Part 5 - Case Scenarios

The four case scenarios found in this section will help you examine your clinical skills and knowledge. Consider how you might approach each case as a practising Canadian magnetic resonance technologist.

Case Scenario 1

Mr. Patrick Lavigne, a 25 year old male, has come to the magnetic resonance imaging (MRI) department for an MRI of his brain. His clinical symptoms include numbness of the extremities, altered gait, and visual field disturbances. The technologist was performing the multiple sclerosis brain protocol and the following images were acquired.

Things to consider...

  • Do you understand the clinical history and reason for the exam?
  • Do the images acquired suggest the presence of multiple sclerosis?
  • Are additional images required? If so, which sequences should be done?
  • Will the patient require a contrast injection?
  • What factors need to be considered when giving MRI contrast?

Case Scenario 2

Mrs. Saniya Patel, a 65 year old woman with hypertrophic cardiomyopathy arrives in the MRI department in a wheelchair. Her past surgical history is extensive, including surgeries of her heart, abdomen and shoulder. Her referring physician has requested a cardiac MRI to evaluate the extent of the disease.

Things to consider...

  • Do patients with heart conditions require any special safety/screening procedures prior to their exam?
  • Do the surgeries listed raise any specific concerns in regards to MRI safety?
  • Do you understand the diagnosis?
  • Can the patient be safely transported in to the MRI scan room?
  • Are there any special considerations when preparing a patient for cardiac exams?
  • Should you change your sequences to deal with any potential hardware that may be surgically implanted?
  • Will this patient require a contrast injection for the exam?
  • What sequences are required to obtain the necessary information?

Case Scenario 3

Patty, a 10 year old girl, arrives in the MRI department with her mother for an MRI of her brain. She has headaches and has a family history of aneurysms. During the screening process she is very nervous and her mother states that she may be claustrophobic. The technologist tells Patty that the test will take approximately 20 minutes. They will do everything possible to help her complete the procedure successfully.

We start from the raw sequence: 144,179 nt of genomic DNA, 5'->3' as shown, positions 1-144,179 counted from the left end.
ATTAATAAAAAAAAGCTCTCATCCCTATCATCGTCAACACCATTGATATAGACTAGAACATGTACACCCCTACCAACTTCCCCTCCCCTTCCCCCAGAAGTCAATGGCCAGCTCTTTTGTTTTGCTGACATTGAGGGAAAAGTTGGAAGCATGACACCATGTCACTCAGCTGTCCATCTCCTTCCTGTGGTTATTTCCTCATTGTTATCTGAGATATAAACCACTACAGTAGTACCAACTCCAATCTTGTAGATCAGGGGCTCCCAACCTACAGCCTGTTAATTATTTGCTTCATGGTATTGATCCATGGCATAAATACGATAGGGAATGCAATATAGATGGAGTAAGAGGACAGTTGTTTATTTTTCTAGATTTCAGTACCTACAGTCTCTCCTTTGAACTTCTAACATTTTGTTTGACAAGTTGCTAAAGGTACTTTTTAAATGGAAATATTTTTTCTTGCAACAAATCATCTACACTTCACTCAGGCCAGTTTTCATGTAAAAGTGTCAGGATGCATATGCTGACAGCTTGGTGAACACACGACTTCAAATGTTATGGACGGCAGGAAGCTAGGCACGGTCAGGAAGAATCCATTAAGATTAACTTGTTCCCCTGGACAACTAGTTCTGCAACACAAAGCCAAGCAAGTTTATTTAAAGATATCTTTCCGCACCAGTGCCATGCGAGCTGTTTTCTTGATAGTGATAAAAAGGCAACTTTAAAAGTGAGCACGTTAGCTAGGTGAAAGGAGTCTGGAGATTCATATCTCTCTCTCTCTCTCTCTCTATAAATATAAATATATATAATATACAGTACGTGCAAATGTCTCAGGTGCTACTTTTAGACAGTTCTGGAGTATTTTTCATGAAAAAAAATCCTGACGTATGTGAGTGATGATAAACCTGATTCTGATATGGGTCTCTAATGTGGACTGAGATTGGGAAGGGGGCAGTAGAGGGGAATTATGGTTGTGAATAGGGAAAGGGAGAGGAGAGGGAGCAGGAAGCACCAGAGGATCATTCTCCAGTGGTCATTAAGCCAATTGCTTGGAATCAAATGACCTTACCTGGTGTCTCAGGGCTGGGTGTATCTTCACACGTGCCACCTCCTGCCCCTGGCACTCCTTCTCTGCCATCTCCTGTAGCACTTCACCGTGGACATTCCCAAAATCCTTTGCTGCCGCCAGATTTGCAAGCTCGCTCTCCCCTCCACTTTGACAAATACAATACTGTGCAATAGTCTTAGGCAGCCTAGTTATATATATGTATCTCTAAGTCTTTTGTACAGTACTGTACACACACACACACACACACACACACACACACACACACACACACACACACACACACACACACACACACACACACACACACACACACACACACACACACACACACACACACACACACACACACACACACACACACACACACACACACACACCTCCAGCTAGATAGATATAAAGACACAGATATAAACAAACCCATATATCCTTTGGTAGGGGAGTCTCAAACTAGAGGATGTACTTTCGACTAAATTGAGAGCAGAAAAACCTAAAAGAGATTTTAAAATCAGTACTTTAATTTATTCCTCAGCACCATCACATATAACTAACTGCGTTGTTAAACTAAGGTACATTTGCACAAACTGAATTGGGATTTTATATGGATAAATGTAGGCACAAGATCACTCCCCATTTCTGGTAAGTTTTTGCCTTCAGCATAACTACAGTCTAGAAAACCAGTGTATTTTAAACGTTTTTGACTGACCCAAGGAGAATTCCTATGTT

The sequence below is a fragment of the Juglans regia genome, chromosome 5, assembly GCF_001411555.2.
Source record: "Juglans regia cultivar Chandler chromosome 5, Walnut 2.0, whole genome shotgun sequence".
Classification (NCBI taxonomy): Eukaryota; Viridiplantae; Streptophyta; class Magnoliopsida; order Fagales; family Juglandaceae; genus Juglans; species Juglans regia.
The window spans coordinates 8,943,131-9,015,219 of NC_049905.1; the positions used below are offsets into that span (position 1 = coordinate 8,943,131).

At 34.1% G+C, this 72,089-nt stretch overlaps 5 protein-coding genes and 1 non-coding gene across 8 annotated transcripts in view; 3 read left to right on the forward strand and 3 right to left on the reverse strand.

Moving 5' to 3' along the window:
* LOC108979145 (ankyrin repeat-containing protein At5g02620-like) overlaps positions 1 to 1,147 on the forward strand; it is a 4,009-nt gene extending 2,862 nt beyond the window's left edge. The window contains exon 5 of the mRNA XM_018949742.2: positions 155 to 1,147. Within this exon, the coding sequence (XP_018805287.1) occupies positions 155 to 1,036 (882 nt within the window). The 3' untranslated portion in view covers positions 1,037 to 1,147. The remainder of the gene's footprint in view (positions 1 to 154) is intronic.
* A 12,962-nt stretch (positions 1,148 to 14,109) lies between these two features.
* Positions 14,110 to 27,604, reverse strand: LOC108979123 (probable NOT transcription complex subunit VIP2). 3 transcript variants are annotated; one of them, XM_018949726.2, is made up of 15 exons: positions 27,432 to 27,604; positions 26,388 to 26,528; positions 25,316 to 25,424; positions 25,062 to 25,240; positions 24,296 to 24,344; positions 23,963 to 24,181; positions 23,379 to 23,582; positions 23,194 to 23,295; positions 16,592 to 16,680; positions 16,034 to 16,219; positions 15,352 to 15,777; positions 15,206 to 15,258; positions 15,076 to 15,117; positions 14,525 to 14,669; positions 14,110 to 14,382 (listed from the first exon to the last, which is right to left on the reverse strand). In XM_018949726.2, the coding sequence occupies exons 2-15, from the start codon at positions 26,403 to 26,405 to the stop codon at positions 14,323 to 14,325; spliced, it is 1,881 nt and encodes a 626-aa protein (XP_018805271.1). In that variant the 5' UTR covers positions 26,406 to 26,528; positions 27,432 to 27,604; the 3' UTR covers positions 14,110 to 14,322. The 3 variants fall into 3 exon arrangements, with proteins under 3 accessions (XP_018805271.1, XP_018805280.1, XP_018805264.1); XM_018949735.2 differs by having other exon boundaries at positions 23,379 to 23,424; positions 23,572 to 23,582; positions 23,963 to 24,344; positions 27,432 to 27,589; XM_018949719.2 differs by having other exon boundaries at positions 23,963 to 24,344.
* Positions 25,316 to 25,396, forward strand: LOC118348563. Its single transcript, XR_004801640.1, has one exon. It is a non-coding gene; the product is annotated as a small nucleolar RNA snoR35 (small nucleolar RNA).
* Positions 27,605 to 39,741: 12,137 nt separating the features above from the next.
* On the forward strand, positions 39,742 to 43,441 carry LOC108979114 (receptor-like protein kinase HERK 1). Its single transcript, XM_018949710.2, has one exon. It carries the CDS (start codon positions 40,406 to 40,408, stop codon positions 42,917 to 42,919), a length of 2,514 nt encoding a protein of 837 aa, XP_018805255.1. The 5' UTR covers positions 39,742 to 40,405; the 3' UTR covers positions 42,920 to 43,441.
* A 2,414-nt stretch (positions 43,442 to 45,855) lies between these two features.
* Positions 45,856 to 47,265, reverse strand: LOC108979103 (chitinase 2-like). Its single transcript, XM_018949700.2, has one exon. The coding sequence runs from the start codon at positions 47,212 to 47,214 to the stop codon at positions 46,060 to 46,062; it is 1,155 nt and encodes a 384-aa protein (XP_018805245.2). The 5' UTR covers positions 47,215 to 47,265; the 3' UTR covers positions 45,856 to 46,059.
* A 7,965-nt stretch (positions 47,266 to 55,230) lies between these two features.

Things to consider...

  • Do you understand the diagnosis?
  • Did the patient bring any prescribed medications to help her through the exam?
  • Can Patty’s mother accompany her into the magnet room to help calm her down during the exam?
  • Will a mirror over her eyes, music or video help the patient to complete the exam?
  • Are some sequences more important for her diagnosis than others? Which sequence should be run first, if Patty is unable to complete the exam?
  • What parameters can the technologist change to shorten the sequences without compromising the quality of the images?

Case Scenario 4

Mr. Adam Majewski, a 45 year old male patient is in the ICU department. He requires an MRI of his brain and cervical spine. Upon arrival in the MRI department the technologist notices that he is in a cervical collar. The patient is semi conscious, uncooperative and will require full sedation.

Things to consider...

  • How do you successfully screen the patient to decide if he is safe to have an MRI scan?
  • Does the patient require monitoring? If so, how will this be accomplished?
  • Do you remove the cervical collar?
  • How will the patient be safely transferred to the MRI bed?
  • Is it necessary for any accompanying staff members, such as a nurse and a respiratory technologist, to enter the MRI magnet room?
  • Should the coil configuration be altered due to the patient’s condition?
  • Should the images be reviewed by a radiologist before the patient is removed from the magnet?